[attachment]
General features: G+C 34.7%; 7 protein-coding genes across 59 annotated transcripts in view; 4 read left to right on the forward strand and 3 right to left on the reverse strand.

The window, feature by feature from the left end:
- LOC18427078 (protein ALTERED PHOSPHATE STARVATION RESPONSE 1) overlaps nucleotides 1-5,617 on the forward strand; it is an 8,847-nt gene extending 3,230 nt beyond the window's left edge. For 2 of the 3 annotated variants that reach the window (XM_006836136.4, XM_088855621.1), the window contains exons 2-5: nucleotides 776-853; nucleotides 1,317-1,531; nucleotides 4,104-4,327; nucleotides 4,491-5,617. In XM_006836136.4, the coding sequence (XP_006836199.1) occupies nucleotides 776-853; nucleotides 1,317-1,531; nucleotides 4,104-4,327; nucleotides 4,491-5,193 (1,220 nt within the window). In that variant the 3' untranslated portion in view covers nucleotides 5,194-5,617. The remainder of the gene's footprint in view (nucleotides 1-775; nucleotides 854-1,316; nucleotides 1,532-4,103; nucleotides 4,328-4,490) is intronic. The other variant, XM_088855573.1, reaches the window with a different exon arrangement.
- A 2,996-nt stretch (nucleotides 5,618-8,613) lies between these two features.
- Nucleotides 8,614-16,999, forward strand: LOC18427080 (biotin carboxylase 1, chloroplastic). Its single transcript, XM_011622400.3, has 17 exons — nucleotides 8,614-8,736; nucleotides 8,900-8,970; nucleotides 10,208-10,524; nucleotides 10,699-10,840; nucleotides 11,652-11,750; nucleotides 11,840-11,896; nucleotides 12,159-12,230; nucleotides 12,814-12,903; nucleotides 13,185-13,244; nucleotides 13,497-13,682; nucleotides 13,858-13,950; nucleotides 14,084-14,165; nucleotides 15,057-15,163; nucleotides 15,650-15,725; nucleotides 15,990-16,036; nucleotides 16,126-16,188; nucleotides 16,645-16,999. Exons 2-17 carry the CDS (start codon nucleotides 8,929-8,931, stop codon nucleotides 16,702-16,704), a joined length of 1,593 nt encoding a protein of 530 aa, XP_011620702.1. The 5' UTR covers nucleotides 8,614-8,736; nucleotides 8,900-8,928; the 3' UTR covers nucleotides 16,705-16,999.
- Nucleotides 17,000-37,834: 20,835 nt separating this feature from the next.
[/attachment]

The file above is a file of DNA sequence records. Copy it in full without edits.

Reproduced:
General features: G+C 34.7%; 7 protein-coding genes across 59 annotated transcripts in view; 4 read left to right on the forward strand and 3 right to left on the reverse strand.

The window, feature by feature from the left end:
- LOC18427078 (protein ALTERED PHOSPHATE STARVATION RESPONSE 1) overlaps nucleotides 1-5,617 on the forward strand; it is an 8,847-nt gene extending 3,230 nt beyond the window's left edge. For 2 of the 3 annotated variants that reach the window (XM_006836136.4, XM_088855621.1), the window contains exons 2-5: nucleotides 776-853; nucleotides 1,317-1,531; nucleotides 4,104-4,327; nucleotides 4,491-5,617. In XM_006836136.4, the coding sequence (XP_006836199.1) occupies nucleotides 776-853; nucleotides 1,317-1,531; nucleotides 4,104-4,327; nucleotides 4,491-5,193 (1,220 nt within the window). In that variant the 3' untranslated portion in view covers nucleotides 5,194-5,617. The remainder of the gene's footprint in view (nucleotides 1-775; nucleotides 854-1,316; nucleotides 1,532-4,103; nucleotides 4,328-4,490) is intronic. The other variant, XM_088855573.1, reaches the window with a different exon arrangement.
- A 2,996-nt stretch (nucleotides 5,618-8,613) lies between these two features.
- Nucleotides 8,614-16,999, forward strand: LOC18427080 (biotin carboxylase 1, chloroplastic). Its single transcript, XM_011622400.3, has 17 exons — nucleotides 8,614-8,736; nucleotides 8,900-8,970; nucleotides 10,208-10,524; nucleotides 10,699-10,840; nucleotides 11,652-11,750; nucleotides 11,840-11,896; nucleotides 12,159-12,230; nucleotides 12,814-12,903; nucleotides 13,185-13,244; nucleotides 13,497-13,682; nucleotides 13,858-13,950; nucleotides 14,084-14,165; nucleotides 15,057-15,163; nucleotides 15,650-15,725; nucleotides 15,990-16,036; nucleotides 16,126-16,188; nucleotides 16,645-16,999. Exons 2-17 carry the CDS (start codon nucleotides 8,929-8,931, stop codon nucleotides 16,702-16,704), a joined length of 1,593 nt encoding a protein of 530 aa, XP_011620702.1. The 5' UTR covers nucleotides 8,614-8,736; nucleotides 8,900-8,928; the 3' UTR covers nucleotides 16,705-16,999.
- Nucleotides 17,000-37,834: 20,835 nt separating this feature from the next.